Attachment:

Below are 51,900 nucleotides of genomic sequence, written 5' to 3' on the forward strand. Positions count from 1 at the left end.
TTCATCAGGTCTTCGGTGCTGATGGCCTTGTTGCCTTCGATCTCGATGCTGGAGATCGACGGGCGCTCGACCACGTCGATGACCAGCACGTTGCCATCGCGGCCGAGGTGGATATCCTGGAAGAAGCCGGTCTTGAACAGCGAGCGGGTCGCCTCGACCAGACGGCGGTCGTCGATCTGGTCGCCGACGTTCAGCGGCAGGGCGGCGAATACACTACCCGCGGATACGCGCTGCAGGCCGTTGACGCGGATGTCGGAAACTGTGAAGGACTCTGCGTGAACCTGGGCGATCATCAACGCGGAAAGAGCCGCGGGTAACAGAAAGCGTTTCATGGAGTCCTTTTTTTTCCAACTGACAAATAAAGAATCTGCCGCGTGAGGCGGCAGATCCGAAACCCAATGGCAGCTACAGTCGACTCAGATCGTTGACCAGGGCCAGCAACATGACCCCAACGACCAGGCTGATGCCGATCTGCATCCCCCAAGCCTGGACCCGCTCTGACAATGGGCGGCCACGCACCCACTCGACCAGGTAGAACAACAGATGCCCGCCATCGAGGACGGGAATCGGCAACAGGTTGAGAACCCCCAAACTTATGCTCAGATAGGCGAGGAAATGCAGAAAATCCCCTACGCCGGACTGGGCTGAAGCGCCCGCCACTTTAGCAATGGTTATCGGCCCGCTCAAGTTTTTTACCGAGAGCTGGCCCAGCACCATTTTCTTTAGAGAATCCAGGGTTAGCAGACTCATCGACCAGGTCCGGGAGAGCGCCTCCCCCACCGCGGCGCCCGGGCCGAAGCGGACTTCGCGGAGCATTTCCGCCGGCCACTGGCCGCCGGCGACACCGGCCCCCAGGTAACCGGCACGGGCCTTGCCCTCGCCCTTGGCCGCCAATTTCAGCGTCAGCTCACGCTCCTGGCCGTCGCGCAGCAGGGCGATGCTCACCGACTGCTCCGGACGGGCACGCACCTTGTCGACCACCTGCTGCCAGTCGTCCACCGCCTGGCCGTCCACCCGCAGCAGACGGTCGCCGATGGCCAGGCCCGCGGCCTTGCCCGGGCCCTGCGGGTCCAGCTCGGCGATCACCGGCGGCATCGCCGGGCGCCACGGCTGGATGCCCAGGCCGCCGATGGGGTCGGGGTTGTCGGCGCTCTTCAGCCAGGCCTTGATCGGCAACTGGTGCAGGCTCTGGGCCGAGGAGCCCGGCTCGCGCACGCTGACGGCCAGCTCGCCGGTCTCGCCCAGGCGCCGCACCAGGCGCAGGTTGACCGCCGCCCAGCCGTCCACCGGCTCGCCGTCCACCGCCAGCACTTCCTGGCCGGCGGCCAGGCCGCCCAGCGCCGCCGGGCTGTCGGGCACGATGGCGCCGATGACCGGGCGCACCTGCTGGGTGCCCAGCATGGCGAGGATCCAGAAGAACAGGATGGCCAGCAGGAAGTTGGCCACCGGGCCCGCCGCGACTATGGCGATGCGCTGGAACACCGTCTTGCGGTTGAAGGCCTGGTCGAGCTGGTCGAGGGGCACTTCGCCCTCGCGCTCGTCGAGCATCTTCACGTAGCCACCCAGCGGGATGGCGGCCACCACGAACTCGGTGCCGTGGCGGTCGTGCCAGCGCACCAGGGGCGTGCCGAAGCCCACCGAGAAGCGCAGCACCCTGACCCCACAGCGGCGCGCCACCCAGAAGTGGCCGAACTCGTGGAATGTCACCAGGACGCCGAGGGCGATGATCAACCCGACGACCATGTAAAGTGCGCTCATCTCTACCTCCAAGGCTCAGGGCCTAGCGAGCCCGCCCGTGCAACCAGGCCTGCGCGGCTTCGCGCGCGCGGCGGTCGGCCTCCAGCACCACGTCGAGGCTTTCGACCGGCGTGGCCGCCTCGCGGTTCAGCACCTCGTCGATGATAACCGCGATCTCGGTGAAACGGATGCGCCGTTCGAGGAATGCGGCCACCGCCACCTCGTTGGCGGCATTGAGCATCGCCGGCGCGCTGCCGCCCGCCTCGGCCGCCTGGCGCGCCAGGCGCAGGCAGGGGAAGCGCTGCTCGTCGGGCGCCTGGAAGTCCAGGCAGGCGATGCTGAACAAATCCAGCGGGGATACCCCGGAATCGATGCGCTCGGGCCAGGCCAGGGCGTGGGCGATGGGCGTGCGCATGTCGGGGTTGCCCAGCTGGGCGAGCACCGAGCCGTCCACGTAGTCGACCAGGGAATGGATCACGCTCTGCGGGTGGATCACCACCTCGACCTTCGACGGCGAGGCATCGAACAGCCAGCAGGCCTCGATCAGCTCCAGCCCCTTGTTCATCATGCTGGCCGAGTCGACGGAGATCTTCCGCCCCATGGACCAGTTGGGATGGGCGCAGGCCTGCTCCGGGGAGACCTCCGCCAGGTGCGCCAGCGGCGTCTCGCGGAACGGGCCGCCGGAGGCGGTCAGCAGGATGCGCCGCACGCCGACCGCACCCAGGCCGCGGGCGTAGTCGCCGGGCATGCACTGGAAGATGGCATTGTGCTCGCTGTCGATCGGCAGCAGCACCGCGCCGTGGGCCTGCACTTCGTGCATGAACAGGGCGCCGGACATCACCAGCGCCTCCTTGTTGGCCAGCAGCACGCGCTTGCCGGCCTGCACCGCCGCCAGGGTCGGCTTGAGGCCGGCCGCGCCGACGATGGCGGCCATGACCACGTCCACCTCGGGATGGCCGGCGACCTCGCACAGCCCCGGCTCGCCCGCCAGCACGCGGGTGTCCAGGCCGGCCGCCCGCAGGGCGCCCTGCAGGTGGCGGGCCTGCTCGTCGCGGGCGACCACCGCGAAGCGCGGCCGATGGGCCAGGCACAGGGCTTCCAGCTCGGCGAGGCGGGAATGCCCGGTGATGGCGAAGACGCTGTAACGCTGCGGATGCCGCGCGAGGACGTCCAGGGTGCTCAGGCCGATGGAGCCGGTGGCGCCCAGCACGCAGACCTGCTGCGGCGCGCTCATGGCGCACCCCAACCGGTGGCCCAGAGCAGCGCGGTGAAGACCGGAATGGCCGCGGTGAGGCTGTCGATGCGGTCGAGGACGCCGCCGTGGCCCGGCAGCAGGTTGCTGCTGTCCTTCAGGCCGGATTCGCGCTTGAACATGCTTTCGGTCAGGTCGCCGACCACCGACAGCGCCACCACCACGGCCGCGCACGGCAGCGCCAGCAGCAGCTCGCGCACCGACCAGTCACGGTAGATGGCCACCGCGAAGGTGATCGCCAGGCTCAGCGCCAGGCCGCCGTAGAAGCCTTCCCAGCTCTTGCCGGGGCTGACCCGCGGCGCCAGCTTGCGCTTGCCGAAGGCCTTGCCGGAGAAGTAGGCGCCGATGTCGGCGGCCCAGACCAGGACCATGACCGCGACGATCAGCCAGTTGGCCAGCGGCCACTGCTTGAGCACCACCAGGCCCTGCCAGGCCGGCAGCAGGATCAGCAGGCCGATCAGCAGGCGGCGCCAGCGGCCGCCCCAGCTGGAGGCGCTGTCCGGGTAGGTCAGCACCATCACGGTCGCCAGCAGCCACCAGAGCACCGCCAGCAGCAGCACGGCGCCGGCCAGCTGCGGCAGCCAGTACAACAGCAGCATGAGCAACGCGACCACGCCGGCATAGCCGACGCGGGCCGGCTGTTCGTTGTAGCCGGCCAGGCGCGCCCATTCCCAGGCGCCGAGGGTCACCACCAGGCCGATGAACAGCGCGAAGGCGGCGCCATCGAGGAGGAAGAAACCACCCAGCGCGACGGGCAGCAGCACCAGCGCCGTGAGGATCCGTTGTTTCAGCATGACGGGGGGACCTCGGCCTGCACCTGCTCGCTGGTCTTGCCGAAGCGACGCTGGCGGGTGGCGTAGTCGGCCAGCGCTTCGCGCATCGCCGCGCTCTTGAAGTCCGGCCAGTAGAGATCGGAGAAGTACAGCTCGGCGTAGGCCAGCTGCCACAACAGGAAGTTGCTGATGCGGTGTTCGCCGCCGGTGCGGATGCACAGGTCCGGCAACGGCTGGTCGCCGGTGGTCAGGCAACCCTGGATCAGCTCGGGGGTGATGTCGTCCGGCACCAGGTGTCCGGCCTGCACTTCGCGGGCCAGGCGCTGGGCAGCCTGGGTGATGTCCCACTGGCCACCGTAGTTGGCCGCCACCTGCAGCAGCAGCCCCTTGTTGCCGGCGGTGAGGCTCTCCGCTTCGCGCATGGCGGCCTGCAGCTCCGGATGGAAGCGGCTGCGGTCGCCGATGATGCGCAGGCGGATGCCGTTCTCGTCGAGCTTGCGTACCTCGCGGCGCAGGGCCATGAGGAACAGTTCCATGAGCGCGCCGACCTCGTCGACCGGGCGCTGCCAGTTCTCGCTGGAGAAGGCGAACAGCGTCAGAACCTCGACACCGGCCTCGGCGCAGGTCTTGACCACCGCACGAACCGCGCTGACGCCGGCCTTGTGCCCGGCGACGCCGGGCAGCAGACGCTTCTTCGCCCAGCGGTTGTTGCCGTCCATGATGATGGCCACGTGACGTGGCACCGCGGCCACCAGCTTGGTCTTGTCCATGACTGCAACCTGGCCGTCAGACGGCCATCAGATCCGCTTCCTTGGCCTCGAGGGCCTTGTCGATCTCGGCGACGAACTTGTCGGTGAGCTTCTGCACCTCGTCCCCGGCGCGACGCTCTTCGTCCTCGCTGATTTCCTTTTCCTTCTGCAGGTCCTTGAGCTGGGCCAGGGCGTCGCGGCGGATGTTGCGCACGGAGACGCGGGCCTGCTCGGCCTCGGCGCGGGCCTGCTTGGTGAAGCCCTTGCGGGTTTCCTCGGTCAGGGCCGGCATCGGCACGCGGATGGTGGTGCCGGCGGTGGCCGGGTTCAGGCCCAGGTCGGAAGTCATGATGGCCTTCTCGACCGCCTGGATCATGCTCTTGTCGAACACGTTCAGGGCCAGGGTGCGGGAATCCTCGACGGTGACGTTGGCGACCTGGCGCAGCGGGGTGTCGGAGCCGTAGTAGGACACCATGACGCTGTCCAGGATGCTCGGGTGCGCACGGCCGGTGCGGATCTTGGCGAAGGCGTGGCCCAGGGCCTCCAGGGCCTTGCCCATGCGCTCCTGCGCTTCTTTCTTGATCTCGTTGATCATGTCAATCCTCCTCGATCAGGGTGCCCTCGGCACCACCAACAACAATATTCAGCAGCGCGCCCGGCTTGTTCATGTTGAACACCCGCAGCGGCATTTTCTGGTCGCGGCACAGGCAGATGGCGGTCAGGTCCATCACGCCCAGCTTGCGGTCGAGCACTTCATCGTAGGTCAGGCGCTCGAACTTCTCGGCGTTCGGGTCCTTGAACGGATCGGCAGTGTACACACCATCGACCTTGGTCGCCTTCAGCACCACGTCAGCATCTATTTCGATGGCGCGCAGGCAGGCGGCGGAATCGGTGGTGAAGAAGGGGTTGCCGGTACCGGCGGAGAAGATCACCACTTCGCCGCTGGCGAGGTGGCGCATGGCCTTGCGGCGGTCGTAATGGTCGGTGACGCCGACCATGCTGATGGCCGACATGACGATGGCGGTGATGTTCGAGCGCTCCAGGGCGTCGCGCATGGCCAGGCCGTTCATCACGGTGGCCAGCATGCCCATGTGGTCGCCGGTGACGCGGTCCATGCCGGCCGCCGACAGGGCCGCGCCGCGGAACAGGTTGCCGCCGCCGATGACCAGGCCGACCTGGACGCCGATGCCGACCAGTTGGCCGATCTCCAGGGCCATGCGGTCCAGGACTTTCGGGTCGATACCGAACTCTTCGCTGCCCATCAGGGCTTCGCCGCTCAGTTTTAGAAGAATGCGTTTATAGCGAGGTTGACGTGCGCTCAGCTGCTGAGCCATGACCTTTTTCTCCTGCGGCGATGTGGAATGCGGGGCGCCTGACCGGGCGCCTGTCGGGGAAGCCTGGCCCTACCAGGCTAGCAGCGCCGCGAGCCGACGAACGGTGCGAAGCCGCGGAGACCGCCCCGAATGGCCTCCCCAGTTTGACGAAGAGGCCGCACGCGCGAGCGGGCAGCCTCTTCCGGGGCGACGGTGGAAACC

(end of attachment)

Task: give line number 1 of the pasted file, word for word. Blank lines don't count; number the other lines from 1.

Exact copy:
Below are 51,900 nucleotides of genomic sequence, written 5' to 3' on the forward strand. Positions count from 1 at the left end.